For the third in eight months, Arlington prosecutor William S. Burroughs has asked both a state judge and an arlington grand jury to convene a special grand jury to investigate possible misconduct by Virginia Attorney General J. Marshall Coleman and the state police.
Burroughs, a Democrat running for reelection in November, made his latestt request yesterday after a two-hour session with the county's regular grand jury. The grand jury deferred until Monday a decision on the prosecutor's request. Jury foreman Sherfy Jones told Circuit Court Judge Paul D. Brown that the panel wants to hear additional testimony from a member of the Virginia State Crime Commission.
Last July the commission issued a report mildly critical of some practices of the state police investigations division, which in 1978 at Coleman's request conducted a probe of Burroughs' handing of celebrated 1977 double -murder case. That three-month investigation cleared Burroughs of criminal miscounduct charges.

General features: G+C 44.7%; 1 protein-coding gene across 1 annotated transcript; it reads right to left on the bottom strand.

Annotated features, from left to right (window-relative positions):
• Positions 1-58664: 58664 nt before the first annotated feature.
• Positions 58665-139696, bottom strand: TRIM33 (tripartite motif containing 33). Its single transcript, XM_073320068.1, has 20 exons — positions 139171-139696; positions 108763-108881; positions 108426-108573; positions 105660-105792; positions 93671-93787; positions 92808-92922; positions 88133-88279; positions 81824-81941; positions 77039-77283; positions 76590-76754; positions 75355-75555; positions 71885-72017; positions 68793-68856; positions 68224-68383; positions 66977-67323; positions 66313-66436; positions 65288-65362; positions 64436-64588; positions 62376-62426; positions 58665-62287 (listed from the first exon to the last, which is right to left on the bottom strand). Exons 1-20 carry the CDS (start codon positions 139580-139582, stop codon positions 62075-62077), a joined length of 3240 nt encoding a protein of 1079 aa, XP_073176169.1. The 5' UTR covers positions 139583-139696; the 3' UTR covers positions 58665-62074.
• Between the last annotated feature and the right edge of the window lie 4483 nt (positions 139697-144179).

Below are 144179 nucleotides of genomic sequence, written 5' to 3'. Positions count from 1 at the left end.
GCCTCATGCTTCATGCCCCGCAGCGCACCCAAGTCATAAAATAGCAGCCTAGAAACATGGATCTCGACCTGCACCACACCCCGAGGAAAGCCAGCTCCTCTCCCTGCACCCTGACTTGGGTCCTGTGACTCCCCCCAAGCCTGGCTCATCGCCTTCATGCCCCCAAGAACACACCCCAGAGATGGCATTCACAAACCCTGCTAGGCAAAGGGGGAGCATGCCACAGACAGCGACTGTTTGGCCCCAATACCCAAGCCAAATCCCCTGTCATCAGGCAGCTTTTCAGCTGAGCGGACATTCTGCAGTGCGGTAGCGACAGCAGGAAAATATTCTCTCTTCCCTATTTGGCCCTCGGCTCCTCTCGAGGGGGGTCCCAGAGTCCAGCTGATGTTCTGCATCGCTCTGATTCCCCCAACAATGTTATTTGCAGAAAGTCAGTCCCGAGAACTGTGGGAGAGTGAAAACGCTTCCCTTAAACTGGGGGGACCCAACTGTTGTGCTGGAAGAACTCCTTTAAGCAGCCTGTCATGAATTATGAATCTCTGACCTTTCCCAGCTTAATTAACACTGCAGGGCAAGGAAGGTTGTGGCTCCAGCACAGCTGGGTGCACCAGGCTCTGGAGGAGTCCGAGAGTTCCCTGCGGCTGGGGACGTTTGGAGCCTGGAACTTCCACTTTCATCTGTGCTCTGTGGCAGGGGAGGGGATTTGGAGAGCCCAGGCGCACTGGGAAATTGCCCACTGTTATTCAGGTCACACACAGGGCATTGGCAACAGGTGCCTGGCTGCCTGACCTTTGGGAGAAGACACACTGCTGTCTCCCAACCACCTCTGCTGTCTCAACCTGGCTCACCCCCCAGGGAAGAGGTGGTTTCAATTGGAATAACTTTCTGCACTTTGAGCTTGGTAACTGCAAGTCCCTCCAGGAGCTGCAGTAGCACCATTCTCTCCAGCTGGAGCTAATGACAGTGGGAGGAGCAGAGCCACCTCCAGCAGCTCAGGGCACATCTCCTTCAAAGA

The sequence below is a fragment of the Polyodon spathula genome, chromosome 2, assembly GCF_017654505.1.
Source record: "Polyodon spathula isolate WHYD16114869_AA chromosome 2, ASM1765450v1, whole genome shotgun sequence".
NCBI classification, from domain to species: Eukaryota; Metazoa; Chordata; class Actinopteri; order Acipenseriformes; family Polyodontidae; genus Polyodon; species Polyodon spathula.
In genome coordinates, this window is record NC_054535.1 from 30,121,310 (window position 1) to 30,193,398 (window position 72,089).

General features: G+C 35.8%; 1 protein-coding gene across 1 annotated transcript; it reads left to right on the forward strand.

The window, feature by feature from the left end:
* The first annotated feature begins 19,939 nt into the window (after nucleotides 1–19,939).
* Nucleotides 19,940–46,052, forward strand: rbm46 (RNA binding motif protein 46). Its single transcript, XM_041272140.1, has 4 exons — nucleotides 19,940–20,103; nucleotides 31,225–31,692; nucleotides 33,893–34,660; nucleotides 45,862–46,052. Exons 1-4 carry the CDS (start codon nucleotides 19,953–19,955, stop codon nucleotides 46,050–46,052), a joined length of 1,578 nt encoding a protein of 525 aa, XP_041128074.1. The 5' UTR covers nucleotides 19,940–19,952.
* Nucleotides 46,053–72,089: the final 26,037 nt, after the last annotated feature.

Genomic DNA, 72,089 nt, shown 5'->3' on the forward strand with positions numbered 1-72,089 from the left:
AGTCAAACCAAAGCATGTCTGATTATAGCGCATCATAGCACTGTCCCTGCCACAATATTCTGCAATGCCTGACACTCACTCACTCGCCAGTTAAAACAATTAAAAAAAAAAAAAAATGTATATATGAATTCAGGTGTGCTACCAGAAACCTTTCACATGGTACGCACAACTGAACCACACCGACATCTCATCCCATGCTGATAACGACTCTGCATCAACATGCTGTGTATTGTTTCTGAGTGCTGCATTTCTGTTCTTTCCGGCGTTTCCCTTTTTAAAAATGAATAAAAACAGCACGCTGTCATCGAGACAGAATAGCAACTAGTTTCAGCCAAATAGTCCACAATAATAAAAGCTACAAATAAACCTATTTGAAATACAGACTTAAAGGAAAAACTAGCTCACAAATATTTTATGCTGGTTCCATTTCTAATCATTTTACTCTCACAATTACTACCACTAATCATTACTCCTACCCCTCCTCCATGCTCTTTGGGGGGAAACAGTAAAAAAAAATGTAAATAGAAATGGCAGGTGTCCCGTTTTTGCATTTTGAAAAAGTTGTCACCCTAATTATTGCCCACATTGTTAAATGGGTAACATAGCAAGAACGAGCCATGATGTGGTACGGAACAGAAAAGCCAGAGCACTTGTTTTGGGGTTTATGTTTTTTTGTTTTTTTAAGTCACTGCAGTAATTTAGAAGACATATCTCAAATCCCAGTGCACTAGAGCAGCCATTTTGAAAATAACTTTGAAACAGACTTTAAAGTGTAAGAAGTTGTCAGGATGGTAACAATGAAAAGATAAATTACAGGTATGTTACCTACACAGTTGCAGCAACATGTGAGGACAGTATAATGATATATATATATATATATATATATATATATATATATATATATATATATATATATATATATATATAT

In his instructions to the jury yesterday, Judge Brown remined the panel that under state law, a special or investigative grand jury cannot return indictments but can only issue a reports.
"A special grand jury is quite expensive," Brown added, telling the jurors that on Monday he would ask them only one question: whether they wanted to serve on a special grand jury.
Twice in the last year Burroughs has been rebuffed by two other county Circuit Court judges, Charles S. Russell and Charles H. Duff, both of whom refused Burrough's request to appoint a special grand jury after a majority of jurors declined to serve on the special panel.
In Richmond yesterday, Coleman, a Republican who has called Burroughs' allegations "nonesense," said, "It's unfortunate that Mr. Burroughs is continuing his efforts to use the judicial system for his own personal ends."
Burroughs' opponent in the Nov. 6 general election, Republican-backed Henry E. Hudson, declined comment until after Monday's hearing.